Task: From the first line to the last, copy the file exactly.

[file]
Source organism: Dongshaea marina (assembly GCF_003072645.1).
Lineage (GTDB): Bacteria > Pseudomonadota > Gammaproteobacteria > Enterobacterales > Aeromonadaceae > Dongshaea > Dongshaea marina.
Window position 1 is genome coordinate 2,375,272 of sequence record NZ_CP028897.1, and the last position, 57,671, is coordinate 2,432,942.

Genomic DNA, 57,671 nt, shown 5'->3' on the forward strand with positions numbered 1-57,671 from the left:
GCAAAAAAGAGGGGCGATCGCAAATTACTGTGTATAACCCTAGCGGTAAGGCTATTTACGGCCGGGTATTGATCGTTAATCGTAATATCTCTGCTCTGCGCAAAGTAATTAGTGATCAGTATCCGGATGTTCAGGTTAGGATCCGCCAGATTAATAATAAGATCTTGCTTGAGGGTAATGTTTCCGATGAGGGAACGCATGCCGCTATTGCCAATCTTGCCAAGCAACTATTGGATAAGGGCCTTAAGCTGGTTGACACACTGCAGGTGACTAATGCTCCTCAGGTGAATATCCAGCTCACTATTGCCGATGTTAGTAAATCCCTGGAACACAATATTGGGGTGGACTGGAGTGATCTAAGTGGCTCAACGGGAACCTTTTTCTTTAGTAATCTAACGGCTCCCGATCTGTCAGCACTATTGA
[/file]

Source organism: Dongshaea marina (assembly GCF_003072645.1).
Lineage (GTDB): Bacteria > Pseudomonadota > Gammaproteobacteria > Enterobacterales > Aeromonadaceae > Dongshaea > Dongshaea marina.
Window position 1 is genome coordinate 2,375,272 of sequence record NZ_CP028897.1, and the last position, 57,671, is coordinate 2,432,942.

Genomic DNA, 57,671 nt, shown 5'->3' on the forward strand with positions numbered 1-57,671 from the left:
GCAAAAAAGAGGGGCGATCGCAAATTACTGTGTATAACCCTAGCGGTAAGGCTATTTACGGCCGGGTATTGATCGTTAATCGTAATATCTCTGCTCTGCGCAAAGTAATTAGTGATCAGTATCCGGATGTTCAGGTTAGGATCCGCCAGATTAATAATAAGATCTTGCTTGAGGGTAATGTTTCCGATGAGGGAACGCATGCCGCTATTGCCAATCTTGCCAAGCAACTATTGGATAAGGGCCTTAAGCTGGTTGACACACTGCAGGTGACTAATGCTCCTCAGGTGAATATCCAGCTCACTATTGCCGATGTTAGTAAATCCCTGGAACACAATATTGGGGTGGACTGGAGTGATCTAAGTGGCTCAACGGGAACCTTTTTCTTTAGTAATCTAACGGCTCCCGATCTGTCAGCACTATTGA